Wedding photography in the Catskills is a little different from that in the city.

We have mountains for backdrops, rather than skyscrapers.

We have barn weddings, farm weddings and tent weddings.

Weddings seem to be a little smaller upstate.

This year, probably a lot smaller.

With mandatory limits on public gatherings from households to 10, 25 or 50, many couples found themselves with no choice but to reschedule their weddings or dramatically alter their plans.

I’m glad that the first few zoom weddings I heard of or saw photos from weren’t the leading edge of a major trend.

I’m glad not just because I enjoy handling wedding photography here in the mountains, the valley and beyond, but because I watch the faces of the folks who attend these weddings.

There’s no substitute for the real deal.

Of course, limits on crowd sizes are likely to continue. (Movie theaters are still closed, as I write this) and if COVID rates take a turn for the worse, we could see ourselves losing ground on the progress seen toward opening.

During the height of the pandemic, I was forced to turn down a number of shoots for family reunions, parties and other gatherings. Where the organizers seemed to know their group sizes would be larger than permitted, they suggested nobody needed to know. Some were more understanding than others when I declined the job on the grounds that irrespective of group size, my work as a photographer wasn’t yet considered essential enough to green light photo sessions for groups of any size. Thankfully, I’m again permitted to pull out the cameras and capture the memories. I’m looking forward to the portrait sessions and parties on my calendar. I’m hoping everything comes off as planned, albeit with a touch of added caution.

So, what does this all have to do with the price of appetizers in Windham?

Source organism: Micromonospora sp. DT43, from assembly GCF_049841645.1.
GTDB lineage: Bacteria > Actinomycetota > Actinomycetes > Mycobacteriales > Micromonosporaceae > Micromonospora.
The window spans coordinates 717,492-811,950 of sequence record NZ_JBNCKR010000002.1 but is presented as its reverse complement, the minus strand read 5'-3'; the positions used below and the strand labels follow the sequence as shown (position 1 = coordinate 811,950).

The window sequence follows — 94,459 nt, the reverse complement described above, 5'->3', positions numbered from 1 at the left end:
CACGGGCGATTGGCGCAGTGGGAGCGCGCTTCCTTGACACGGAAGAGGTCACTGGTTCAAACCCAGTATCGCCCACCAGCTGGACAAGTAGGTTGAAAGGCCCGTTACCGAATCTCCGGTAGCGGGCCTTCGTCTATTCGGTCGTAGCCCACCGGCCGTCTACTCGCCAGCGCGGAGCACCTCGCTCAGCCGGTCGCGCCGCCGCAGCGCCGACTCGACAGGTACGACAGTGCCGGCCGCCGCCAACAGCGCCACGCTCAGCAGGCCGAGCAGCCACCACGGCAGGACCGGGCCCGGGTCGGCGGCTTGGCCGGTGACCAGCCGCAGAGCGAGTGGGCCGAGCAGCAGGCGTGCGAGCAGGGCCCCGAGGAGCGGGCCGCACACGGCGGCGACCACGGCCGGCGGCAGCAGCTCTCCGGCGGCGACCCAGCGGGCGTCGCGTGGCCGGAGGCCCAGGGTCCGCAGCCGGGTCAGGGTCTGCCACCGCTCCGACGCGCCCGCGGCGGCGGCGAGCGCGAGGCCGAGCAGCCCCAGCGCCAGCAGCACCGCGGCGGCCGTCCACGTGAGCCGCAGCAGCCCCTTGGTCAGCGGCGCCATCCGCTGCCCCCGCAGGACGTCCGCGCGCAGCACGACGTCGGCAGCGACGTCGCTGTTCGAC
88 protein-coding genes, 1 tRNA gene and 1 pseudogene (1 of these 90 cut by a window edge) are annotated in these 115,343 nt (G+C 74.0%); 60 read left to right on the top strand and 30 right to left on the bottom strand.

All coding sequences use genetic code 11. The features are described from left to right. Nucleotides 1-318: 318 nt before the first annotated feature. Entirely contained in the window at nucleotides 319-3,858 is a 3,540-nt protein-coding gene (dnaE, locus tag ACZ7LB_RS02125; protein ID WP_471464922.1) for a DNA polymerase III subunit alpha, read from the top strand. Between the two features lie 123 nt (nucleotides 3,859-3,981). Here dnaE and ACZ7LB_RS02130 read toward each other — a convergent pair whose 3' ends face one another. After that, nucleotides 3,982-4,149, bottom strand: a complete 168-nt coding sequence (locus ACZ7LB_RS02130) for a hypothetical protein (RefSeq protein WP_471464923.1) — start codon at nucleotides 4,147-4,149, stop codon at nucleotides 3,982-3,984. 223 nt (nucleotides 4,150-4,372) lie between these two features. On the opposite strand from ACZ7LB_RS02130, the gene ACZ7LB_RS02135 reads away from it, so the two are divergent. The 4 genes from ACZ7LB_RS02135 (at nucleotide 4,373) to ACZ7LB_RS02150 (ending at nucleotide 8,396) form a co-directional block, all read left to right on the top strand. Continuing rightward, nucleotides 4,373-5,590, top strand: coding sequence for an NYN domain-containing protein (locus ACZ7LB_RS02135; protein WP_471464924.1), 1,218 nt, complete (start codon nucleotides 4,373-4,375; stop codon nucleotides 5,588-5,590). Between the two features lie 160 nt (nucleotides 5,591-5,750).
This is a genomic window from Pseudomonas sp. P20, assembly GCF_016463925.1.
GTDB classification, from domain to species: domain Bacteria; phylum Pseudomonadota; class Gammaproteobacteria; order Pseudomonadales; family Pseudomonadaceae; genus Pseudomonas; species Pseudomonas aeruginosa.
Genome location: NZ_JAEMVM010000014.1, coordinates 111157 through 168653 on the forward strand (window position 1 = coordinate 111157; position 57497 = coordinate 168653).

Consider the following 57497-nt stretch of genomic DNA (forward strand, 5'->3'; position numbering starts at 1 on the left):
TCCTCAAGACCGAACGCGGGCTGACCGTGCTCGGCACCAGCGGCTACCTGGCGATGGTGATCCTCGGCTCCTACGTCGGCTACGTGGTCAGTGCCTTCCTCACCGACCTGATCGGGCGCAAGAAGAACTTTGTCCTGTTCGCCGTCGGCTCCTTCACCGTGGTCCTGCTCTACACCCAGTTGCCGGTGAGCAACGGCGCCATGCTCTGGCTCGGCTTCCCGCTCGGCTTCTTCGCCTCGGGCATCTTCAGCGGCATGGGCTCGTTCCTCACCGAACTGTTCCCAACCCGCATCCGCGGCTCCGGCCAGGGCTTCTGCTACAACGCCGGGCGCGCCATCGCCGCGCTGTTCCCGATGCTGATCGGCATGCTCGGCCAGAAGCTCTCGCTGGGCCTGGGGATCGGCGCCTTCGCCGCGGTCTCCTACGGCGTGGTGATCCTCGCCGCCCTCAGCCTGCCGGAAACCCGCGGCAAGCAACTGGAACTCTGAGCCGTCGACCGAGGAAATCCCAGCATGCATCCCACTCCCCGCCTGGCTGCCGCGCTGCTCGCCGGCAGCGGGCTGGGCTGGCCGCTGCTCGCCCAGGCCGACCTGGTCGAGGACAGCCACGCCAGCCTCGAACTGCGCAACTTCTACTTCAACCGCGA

Ever been to one of those parties with ‘A lists and B lists?’

You know, you’re invited from 8-11, but others are there from 5-8?

See where I’m going with this?

Ever been to a wedding that was so large you could barely see the first dance? The sound was so loud and centralized folks near the action couldn’t hear themselves think while those on the edges missed the toasts? (More about that another time…)

In one way or another, I’ve been involved with a number of weddings with small affairs surrounding the ceremonies and larger gatherings for the celebrations.

If crowd sizes remain restricted, due to whatever comes our way, the following starts to make sense.

What if rather than 90 guests at an eight-hour wedding there were 45 at two four-hour celebrations.

For one example, the couple gets married at the main event, and continues their celebrations with more cherished guests at the second gathering.

Why are they introduced “for the first time as husband and wife,” if everyone just witnessed the vows? That part starts to make sense if not everyone was at the ceremony-traditions can be altered; new traditions created.

The venue still hosts the event(s) and offers a break for two smaller events. (Better than no events, right?)

Bakeries prepare two smaller cakes, or just as many cupcakes, etc…

Entertainment happens.

Photography happens.

Memories happen.

For local events, I gladly offer a sort of two for the price of one arrangement. Coverage of two shorter/smaller events for the price of one long day.

Much as I like the internet, streaming a wedding just isn’t the same.

Think of your poor granny! (She’s on the A-list, btw)

Life goes on, celebrations will continue, and we will all make adjustments where needed – but virtual weddings, that’s barely a bandage. Ugh.

Thanks for reading. Reach out, if I can be of any help. You can also find, follow & like Jonathan Ment Photography on Facebook & at and check out the broad-topic’d “Observational Ramblings” of the Ment Media Group’s “Business Blog.”

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